Autopsies revealed that the first COVID-19 deaths in the United States were in California, not Washington state, and the earliest known death from the novel coronavirus was weeks earlier than previously known, the Los Angeles Times reported.
What do we know? The Santa Clara County medical examiner's office announced that two people who had COVID-19 died at home, one on Feb. 9 and one on Feb. 17. Previously, the earliest known coronavirus death was reported as Feb. 29 in Kirkland, Washington. Another person died March 6 of COVID-19.
Why are we just now finding out? "These three individuals died at home during a time when very limited testing was available only through the [Centers for Disease Control and Prevention]," a statement from the county said, according to the L.A. Times. "Testing criteria set by the CDC at the time restricted testing to only individuals with a known travel history and who sought medical care for specific symptoms. As the Medical Examiner-Coroner continues to carefully investigate deaths throughout the county, we anticipate additional deaths from COVID-19 will be identified."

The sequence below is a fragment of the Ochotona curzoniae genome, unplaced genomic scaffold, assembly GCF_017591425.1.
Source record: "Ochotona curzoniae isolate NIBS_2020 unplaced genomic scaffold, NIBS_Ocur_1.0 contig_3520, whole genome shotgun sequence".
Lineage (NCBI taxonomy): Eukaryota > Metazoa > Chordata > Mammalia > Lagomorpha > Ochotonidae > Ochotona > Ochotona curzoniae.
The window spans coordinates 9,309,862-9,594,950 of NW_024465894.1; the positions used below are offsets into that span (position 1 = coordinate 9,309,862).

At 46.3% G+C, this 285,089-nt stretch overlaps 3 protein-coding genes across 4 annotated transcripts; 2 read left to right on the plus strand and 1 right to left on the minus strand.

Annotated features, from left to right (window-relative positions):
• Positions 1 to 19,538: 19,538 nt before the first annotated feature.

How long has COVID-19 been in the U.S.? These new, earlier coronavirus deaths are more evidence that COVID-19 was possibly spreading in the United States longer than the public was aware.
Santa Clara County executive officer Dr. Jeff Smith said CDC and local data suggests coronavirus was likely in the area back in December.
"This wasn't recognized because we were having a severe flu season," Smith said, the Times reported. "Symptoms are very much like the flu. If you got a mild case of COVID, you didn't really notice. You didn't even go to the doctor. The doctor maybe didn't even do it because they presumed it was the flu."
A recent antibody study in Santa Clara County showed that the actual number of total coronavirus infections in the county may be 50 to 80 times more than the official count.